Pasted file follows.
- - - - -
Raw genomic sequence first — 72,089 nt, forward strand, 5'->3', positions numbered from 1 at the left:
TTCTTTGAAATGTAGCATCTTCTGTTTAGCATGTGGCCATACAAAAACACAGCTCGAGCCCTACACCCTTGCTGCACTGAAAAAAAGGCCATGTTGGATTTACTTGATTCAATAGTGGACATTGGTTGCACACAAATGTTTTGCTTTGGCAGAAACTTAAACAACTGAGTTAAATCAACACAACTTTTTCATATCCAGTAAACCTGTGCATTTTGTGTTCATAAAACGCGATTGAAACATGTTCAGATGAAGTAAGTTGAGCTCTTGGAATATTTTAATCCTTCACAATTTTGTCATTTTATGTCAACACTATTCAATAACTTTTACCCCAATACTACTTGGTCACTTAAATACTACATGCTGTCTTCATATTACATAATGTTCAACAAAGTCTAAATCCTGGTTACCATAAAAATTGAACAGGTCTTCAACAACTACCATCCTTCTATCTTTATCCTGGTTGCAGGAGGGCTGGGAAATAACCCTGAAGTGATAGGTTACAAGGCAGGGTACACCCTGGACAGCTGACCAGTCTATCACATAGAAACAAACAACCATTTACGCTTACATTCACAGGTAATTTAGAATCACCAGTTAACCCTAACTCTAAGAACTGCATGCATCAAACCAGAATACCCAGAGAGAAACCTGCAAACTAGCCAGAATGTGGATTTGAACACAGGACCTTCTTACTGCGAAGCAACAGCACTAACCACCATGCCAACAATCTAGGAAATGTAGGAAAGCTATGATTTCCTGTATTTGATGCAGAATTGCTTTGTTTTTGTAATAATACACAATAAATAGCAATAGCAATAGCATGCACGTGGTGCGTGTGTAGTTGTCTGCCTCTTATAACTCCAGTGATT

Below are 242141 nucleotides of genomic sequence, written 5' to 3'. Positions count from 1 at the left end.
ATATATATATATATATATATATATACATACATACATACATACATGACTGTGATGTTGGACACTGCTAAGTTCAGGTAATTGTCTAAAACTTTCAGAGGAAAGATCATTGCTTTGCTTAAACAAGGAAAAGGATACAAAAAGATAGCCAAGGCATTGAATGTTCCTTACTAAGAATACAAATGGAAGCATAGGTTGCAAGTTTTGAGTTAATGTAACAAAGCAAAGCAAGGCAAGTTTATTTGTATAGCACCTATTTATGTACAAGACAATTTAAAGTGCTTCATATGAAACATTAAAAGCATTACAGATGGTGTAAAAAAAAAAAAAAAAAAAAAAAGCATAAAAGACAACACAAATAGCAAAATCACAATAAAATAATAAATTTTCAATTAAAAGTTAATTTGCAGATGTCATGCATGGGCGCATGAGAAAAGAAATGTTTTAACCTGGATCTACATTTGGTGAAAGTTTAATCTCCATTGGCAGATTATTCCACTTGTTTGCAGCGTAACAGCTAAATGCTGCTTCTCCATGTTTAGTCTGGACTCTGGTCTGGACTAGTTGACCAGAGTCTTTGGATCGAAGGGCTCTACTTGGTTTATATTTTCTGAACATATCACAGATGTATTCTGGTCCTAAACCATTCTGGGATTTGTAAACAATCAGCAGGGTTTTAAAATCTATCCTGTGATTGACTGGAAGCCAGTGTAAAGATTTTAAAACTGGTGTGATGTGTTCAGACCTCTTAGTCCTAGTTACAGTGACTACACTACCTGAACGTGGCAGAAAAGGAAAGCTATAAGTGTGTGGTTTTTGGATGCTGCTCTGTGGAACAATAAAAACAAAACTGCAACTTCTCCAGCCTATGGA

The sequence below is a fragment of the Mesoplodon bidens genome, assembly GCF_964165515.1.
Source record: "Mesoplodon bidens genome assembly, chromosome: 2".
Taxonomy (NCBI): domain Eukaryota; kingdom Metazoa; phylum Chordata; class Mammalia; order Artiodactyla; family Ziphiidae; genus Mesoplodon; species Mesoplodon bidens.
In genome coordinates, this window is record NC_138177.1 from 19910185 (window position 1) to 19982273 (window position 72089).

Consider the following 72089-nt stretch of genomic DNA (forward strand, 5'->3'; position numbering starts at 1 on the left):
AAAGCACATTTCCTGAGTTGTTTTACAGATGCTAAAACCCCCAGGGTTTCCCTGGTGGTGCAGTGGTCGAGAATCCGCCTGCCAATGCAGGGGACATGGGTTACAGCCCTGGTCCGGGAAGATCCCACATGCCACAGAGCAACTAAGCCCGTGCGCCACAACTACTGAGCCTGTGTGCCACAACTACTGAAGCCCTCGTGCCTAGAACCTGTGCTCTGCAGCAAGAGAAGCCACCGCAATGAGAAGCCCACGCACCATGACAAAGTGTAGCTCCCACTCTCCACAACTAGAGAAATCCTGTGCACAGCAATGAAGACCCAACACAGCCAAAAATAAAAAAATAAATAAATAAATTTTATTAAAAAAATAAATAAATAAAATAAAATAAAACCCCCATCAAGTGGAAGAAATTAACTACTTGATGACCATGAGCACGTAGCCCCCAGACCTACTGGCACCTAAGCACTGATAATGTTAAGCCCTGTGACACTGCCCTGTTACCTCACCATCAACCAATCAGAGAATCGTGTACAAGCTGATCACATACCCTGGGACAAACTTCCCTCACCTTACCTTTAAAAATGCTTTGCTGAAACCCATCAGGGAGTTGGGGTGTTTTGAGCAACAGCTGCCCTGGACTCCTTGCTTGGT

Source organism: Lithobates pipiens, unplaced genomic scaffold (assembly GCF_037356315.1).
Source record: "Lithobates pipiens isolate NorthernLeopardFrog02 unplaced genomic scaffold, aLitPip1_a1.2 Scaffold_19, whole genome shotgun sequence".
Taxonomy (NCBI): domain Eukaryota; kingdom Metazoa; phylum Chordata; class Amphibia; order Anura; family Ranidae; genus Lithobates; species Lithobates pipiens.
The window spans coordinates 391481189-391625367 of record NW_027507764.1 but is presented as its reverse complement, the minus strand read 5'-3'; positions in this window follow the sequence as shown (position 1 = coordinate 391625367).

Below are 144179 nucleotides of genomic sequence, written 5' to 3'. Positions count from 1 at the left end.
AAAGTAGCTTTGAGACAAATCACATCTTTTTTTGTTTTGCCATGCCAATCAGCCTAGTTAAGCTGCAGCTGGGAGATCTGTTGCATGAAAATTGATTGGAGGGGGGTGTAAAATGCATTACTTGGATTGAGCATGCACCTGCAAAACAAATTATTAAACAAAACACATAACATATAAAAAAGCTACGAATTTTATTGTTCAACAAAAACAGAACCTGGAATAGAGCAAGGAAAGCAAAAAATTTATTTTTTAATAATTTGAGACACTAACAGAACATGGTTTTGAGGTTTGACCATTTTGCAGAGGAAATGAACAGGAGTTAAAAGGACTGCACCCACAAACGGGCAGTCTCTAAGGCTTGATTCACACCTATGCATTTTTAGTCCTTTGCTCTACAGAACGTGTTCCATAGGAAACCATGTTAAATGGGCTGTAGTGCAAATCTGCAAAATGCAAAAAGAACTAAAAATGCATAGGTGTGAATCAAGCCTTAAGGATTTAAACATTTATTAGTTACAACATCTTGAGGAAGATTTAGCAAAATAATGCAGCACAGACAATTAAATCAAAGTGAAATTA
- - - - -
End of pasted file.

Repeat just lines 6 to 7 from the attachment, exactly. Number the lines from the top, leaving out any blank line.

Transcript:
Source record: "Mesoplodon bidens genome assembly, chromosome: 2".
Taxonomy (NCBI): domain Eukaryota; kingdom Metazoa; phylum Chordata; class Mammalia; order Artiodactyla; family Ziphiidae; genus Mesoplodon; species Mesoplodon bidens.